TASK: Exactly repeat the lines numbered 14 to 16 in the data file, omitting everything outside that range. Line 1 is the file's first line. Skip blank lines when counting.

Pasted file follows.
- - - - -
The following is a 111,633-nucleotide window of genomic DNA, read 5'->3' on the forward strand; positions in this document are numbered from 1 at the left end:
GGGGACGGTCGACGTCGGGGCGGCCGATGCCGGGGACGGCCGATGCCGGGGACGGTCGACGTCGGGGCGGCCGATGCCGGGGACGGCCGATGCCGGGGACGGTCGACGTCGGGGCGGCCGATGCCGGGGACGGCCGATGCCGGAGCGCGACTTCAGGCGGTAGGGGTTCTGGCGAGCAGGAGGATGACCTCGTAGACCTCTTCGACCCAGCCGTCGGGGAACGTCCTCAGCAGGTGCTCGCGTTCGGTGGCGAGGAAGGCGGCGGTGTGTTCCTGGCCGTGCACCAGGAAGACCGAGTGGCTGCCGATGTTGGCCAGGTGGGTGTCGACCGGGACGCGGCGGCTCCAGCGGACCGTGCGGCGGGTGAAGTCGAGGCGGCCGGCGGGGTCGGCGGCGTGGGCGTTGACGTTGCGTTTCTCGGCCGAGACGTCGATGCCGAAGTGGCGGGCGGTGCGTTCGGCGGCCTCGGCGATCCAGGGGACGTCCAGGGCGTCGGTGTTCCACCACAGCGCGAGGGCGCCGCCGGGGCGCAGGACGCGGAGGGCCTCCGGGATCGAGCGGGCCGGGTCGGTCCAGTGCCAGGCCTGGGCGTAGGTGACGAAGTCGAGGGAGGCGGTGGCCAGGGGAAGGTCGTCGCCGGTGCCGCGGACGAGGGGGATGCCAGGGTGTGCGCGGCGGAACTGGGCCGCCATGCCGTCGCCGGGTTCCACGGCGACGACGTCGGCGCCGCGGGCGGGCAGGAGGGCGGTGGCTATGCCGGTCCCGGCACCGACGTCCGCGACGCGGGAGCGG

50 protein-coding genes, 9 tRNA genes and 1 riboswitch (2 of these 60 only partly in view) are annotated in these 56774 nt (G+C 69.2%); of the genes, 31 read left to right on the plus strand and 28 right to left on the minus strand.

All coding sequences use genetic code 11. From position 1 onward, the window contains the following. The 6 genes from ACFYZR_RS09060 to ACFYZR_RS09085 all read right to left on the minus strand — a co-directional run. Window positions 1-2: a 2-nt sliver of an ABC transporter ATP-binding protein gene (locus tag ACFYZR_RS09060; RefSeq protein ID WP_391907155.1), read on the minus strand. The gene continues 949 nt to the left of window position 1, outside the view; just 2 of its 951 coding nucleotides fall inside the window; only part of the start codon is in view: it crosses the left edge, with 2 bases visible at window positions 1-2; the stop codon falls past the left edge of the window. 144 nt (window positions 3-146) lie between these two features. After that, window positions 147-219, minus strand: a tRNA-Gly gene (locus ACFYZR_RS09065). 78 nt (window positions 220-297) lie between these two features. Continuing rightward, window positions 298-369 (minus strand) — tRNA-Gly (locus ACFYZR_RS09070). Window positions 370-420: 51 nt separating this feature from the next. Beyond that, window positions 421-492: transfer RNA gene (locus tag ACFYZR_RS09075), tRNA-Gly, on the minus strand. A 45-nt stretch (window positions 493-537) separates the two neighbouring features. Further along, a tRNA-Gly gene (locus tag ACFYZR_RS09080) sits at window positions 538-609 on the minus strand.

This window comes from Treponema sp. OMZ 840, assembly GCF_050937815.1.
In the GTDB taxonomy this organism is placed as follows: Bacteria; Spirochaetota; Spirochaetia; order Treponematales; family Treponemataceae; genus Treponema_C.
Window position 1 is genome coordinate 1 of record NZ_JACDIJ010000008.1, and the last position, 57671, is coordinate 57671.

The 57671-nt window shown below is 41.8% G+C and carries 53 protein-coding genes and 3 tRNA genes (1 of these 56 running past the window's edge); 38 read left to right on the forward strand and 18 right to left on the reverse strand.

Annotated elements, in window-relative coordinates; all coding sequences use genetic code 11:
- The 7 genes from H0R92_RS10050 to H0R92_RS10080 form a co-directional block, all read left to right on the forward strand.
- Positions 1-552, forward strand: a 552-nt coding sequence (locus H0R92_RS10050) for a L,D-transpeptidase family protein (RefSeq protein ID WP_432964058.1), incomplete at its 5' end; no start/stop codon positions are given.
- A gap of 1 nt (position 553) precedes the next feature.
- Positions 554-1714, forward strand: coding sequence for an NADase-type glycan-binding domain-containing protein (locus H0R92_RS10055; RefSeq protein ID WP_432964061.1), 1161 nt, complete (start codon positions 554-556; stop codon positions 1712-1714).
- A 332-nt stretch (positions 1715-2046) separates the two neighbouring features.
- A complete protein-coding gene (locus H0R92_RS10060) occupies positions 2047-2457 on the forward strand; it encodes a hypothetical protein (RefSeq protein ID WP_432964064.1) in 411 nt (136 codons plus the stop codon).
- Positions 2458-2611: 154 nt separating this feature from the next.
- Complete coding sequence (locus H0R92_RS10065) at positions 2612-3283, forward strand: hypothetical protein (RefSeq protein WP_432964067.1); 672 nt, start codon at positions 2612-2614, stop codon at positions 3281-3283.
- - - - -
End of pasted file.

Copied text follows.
- A 332-nt stretch (positions 1715-2046) separates the two neighbouring features.
- A complete protein-coding gene (locus H0R92_RS10060) occupies positions 2047-2457 on the forward strand; it encodes a hypothetical protein (RefSeq protein ID WP_432964064.1) in 411 nt (136 codons plus the stop codon).
- Positions 2458-2611: 154 nt separating this feature from the next.